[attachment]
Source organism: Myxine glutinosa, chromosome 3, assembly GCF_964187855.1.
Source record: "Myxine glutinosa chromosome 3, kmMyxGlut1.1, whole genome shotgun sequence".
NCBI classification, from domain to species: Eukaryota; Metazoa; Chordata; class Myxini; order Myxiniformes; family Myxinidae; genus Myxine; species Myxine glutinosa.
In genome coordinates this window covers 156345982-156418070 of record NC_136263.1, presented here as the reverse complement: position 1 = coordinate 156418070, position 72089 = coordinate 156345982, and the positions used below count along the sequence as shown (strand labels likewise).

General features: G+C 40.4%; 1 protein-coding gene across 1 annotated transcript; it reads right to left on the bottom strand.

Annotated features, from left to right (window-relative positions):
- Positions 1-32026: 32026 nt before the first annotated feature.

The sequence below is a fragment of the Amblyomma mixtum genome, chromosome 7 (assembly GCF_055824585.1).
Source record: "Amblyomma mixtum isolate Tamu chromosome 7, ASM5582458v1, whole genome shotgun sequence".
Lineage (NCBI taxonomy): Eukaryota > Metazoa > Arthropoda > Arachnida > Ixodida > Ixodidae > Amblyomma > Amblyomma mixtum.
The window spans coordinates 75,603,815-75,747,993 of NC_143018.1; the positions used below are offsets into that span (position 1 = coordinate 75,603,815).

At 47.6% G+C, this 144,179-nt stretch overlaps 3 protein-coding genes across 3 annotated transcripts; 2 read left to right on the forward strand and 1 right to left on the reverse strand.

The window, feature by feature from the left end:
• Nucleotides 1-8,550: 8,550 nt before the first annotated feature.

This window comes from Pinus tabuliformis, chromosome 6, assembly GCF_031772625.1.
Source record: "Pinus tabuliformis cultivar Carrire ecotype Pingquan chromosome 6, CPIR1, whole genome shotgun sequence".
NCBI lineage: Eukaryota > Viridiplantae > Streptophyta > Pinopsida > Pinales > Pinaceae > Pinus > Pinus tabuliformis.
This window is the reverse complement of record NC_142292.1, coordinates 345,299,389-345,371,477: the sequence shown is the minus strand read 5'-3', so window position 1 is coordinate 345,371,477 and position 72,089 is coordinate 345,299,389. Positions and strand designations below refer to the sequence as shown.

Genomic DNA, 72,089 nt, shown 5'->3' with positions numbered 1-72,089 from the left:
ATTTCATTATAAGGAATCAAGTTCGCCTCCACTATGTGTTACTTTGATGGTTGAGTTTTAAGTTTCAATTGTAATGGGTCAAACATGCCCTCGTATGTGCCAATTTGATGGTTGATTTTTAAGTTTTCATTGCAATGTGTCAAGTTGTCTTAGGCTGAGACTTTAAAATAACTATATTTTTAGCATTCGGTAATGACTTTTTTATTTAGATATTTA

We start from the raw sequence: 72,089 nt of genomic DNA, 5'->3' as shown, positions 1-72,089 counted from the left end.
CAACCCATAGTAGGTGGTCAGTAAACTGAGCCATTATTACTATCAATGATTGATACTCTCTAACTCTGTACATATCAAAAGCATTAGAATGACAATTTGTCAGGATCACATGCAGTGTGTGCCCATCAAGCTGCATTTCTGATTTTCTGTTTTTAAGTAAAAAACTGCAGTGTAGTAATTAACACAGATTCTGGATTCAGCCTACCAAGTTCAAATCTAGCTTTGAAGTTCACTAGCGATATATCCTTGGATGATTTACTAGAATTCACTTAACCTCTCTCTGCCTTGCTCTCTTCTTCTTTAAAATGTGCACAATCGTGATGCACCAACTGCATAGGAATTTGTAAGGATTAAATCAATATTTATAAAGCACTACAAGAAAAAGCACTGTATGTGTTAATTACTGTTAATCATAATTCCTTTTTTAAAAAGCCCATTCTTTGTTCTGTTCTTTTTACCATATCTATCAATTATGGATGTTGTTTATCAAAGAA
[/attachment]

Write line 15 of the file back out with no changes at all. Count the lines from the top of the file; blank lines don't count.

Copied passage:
This window comes from Pinus tabuliformis, chromosome 6, assembly GCF_031772625.1.